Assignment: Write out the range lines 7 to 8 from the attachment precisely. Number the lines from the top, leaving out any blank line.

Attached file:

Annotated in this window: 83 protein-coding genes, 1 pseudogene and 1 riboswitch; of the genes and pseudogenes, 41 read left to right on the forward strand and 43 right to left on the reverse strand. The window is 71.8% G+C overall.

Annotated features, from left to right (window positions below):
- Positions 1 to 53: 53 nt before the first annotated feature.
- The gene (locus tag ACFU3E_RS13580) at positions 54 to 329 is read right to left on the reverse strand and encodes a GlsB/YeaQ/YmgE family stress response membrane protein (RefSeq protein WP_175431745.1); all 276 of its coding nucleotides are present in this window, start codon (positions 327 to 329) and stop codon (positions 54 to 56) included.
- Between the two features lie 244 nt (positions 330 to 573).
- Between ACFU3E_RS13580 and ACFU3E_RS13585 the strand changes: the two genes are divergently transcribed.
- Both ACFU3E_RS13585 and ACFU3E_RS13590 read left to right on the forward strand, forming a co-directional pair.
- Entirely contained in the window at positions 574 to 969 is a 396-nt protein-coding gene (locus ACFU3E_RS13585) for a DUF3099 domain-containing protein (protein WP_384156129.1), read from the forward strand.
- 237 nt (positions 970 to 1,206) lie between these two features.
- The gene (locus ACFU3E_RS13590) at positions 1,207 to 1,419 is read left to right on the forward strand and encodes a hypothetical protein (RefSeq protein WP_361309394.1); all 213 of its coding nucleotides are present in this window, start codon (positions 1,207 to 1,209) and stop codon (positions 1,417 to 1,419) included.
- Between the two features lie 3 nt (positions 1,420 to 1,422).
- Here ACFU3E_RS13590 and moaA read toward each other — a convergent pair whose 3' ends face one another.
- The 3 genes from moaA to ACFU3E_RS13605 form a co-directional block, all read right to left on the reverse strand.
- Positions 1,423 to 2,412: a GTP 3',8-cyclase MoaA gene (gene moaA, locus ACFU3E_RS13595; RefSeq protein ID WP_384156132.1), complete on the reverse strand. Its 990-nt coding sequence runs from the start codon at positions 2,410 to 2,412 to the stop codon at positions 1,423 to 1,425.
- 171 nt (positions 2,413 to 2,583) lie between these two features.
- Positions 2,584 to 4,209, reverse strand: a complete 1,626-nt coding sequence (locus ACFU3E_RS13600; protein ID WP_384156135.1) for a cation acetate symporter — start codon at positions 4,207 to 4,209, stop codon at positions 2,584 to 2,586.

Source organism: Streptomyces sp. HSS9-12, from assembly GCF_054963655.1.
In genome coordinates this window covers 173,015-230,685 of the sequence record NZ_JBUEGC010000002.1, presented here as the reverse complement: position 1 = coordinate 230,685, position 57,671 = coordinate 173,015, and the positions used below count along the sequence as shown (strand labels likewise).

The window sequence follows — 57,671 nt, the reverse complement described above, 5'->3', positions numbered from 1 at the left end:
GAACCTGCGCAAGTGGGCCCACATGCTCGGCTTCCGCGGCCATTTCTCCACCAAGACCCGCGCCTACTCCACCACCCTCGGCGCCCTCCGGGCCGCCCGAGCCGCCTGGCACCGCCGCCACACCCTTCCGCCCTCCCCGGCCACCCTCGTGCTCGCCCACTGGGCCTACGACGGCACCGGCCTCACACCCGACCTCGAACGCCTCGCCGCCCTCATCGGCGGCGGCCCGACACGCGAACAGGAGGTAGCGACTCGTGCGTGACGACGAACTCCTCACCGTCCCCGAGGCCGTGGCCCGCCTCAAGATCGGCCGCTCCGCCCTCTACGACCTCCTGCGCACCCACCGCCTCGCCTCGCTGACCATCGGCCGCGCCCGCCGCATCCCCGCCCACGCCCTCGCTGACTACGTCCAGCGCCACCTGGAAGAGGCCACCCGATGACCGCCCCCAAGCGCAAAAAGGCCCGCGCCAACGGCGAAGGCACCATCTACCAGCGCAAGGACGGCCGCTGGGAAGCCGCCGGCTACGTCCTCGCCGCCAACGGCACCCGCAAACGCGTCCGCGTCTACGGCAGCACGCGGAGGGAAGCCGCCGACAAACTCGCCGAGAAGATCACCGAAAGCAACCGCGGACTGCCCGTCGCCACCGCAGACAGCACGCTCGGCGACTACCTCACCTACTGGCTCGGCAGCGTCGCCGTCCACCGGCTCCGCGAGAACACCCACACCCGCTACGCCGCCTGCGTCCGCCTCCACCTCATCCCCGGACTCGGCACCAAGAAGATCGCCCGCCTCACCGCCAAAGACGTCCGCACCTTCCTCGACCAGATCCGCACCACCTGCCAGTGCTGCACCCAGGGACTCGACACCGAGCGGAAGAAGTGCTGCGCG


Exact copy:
- Both ACFU3E_RS13585 and ACFU3E_RS13590 read left to right on the forward strand, forming a co-directional pair.
- Entirely contained in the window at positions 574 to 969 is a 396-nt protein-coding gene (locus ACFU3E_RS13585) for a DUF3099 domain-containing protein (protein WP_384156129.1), read from the forward strand.